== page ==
The above is a good shot of newly grated road and this is not fun to ride in.
The truckers were nice on this road. Most of them slowed down for us and seemed mindful not to want to spray us with mud or rocks.
While passing through Atigun Pass the road was soaked and very slippery throughout the entire climb up and down.
Info thanks to Wikipedia:
Atigun Pass, elevation 4,739 feet (1,444 m), is a high mountain pass across the Brooks Range in Alaska, located at the head of the Dietrich River.. It is where the Dalton Highway crosses the Continental Divide (at mile marker 244), and is the highest pass in Alaska that is maintained throughout the year. Atigun is the only pass in the Brooks Range that is crossed by a road. The pass has been responsible for taking many drivers off the road and is also home to avalanches during the winter.
Food breaks were a must today
More pictures of the pass
We made it through and the road got a bit better
I spy some blue sky but never amounted to anything
The Tigers are really doing great, knock on wood but the Heidenau Tires are really helping the bikes and the riders out famously.
That orange thing in the above picture is a cyclist we heard who is from Italy and riding from Patagonia to Deadhorse.
A signal for their road construction
The mosquitoes were miserable whenever we stopped for a break today. The construction dudes wore bug shirts too.
Cheryl and I believe riding miles takes longer then riding in Kilometers.
Around every bend the scenery changed it seemed and you could tell that the mountains and hills were getting smaller as we got more north. Even just plain flat.
Our poor poor bikes.
The Kriega fork seal protectors ROCK!
Guess who always is dirtier.
Gets nicer looking as we “near” Deadhorse. The last 110 miles seemed like it lasted forever. I think it had to do with how tough it was getting into town with all the road gravel and grating.
Looks ocean like eh?
We had to add a little extra fuel before making it all the way. The Tiger’s are getting noticebly better gas mileage as they get more KM’s on them. We are over 6000 KM now and for this trip we averaged 4.9 L/100KM. Not bad. Our Beemers get 4.1.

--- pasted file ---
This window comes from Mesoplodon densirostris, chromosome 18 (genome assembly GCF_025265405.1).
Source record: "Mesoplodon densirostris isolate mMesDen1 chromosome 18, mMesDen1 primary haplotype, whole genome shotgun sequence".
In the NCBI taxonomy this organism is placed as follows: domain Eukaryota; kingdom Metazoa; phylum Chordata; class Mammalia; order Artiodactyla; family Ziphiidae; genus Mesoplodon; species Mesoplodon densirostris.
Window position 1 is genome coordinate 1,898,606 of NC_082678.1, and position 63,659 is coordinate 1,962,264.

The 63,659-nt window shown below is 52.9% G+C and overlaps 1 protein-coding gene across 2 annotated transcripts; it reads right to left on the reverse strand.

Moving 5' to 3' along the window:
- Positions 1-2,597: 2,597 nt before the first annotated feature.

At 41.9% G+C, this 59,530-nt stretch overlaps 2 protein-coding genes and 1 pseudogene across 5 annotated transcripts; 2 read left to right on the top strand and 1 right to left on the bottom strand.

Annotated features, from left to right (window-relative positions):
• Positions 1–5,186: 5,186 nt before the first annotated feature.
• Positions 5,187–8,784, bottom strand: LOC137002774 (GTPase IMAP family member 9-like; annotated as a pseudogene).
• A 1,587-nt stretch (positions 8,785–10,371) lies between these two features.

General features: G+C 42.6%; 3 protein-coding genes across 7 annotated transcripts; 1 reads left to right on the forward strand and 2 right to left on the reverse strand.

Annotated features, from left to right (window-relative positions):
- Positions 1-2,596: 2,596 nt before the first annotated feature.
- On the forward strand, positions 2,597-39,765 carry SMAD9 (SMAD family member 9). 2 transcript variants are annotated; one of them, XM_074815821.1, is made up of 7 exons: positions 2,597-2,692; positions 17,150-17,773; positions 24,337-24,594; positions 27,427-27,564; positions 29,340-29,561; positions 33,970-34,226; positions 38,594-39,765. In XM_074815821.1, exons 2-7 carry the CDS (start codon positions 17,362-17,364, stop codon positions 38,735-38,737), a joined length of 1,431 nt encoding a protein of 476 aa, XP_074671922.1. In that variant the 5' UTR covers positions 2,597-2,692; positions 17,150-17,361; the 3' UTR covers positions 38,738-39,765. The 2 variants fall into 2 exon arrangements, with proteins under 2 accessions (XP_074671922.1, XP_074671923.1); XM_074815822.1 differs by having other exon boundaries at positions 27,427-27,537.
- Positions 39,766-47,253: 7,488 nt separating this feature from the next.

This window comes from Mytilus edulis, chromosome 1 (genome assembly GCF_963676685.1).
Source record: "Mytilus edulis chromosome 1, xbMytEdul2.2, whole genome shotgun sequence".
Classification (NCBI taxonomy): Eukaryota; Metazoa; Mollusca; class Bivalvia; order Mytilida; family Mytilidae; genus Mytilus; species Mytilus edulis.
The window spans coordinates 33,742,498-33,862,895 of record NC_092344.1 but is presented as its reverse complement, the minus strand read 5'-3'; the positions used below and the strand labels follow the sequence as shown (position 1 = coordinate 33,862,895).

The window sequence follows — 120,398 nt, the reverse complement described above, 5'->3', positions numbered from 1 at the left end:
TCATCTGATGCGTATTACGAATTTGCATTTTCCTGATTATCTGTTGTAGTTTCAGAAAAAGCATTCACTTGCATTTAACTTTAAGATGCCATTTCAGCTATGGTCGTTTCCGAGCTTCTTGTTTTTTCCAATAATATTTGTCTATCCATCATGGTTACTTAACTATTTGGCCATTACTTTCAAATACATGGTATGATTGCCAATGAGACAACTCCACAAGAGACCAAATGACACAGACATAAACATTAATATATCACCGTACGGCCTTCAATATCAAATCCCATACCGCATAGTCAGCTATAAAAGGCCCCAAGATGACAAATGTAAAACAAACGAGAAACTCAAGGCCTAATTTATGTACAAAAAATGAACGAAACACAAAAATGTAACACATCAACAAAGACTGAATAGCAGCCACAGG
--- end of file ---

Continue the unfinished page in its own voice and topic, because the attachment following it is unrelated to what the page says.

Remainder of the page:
The above picture is the Franklin Bluffs south of Prudhoe Bay. Again making you wonder that there might be an ocean around. We have not seen hardly any wildlife since coming into Alaska. Seems weird but from what we have been hearing about all the crazy hunting going on maybe this might mean something.
I think we missed to welcoming sign to Deadhorse???
According to what we heard today there is a multimillion dollar hotel built here called the Auroa Hotel, supposed to be really nice. We like our hotel the Prudhoe Bay Hotel.
First sign of Caribou for a very long while. Nice to see right by the airport.
We got to the hotel and there are signs all over telling you to wear booties or take your boots off, House Keeping. So, I wore the booties to check us in.
We pulled up and this guy Ray was trying to clean his BMW 650 Thumper and right away asked if we had a ride report going on the ADV forum because he said he could tell who we were. he asked to take out picture for his own report to be done later in time. Ray is from Arizona.
the public gas station. Make sure you use the RED handle one for unleaded nd this is how you pay.
Funny this is an oil town and they have a crappy “gas station” for the public.
Our room is like a dorm room
That is it for now. We need to chill out and eat again. Will be heading out early tomorrow to head back to Fairbanks. We are day 17 into our trip and it seems to be going by too fast all ready. We are 2 very lucky grrls to be able to take a journey together. Even though there are times we annoy one another we make a great pair.